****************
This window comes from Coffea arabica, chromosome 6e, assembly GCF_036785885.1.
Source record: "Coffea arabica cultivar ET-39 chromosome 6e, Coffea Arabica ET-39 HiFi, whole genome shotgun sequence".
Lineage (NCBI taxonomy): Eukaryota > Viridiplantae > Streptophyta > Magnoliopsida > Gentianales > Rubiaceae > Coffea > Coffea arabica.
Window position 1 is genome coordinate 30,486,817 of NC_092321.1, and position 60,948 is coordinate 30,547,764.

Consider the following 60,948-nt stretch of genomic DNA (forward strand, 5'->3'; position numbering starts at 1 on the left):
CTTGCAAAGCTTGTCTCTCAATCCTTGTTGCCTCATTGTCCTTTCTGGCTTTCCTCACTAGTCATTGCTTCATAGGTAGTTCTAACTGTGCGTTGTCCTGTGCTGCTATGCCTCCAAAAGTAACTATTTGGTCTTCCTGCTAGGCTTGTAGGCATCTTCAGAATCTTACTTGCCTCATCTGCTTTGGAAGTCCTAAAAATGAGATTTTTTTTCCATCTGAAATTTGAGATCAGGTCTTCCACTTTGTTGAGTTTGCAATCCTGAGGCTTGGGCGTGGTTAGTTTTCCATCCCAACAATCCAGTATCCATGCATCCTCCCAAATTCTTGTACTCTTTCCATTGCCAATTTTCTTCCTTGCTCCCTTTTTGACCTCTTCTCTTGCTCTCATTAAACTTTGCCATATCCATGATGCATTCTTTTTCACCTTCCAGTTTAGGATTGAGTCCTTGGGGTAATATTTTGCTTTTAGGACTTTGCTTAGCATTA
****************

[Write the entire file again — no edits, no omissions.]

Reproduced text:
This window comes from Coffea arabica, chromosome 6e, assembly GCF_036785885.1.
Source record: "Coffea arabica cultivar ET-39 chromosome 6e, Coffea Arabica ET-39 HiFi, whole genome shotgun sequence".
Lineage (NCBI taxonomy): Eukaryota > Viridiplantae > Streptophyta > Magnoliopsida > Gentianales > Rubiaceae > Coffea > Coffea arabica.
Window position 1 is genome coordinate 30,486,817 of NC_092321.1, and position 60,948 is coordinate 30,547,764.

Consider the following 60,948-nt stretch of genomic DNA (forward strand, 5'->3'; position numbering starts at 1 on the left):
CTTGCAAAGCTTGTCTCTCAATCCTTGTTGCCTCATTGTCCTTTCTGGCTTTCCTCACTAGTCATTGCTTCATAGGTAGTTCTAACTGTGCGTTGTCCTGTGCTGCTATGCCTCCAAAAGTAACTATTTGGTCTTCCTGCTAGGCTTGTAGGCATCTTCAGAATCTTACTTGCCTCATCTGCTTTGGAAGTCCTAAAAATGAGATTTTTTTTCCATCTGAAATTTGAGATCAGGTCTTCCACTTTGTTGAGTTTGCAATCCTGAGGCTTGGGCGTGGTTAGTTTTCCATCCCAACAATCCAGTATCCATGCATCCTCCCAAATTCTTGTACTCTTTCCATTGCCAATTTTCTTCCTTGCTCCCTTTTTGACCTCTTCTCTTGCTCTCATTAAACTTTGCCATATCCATGATGCATTCTTTTTCACCTTCCAGTTTAGGATTGAGTCCTTGGGGTAATATTTTGCTTTTAGGACTTTGCTTAGCATTA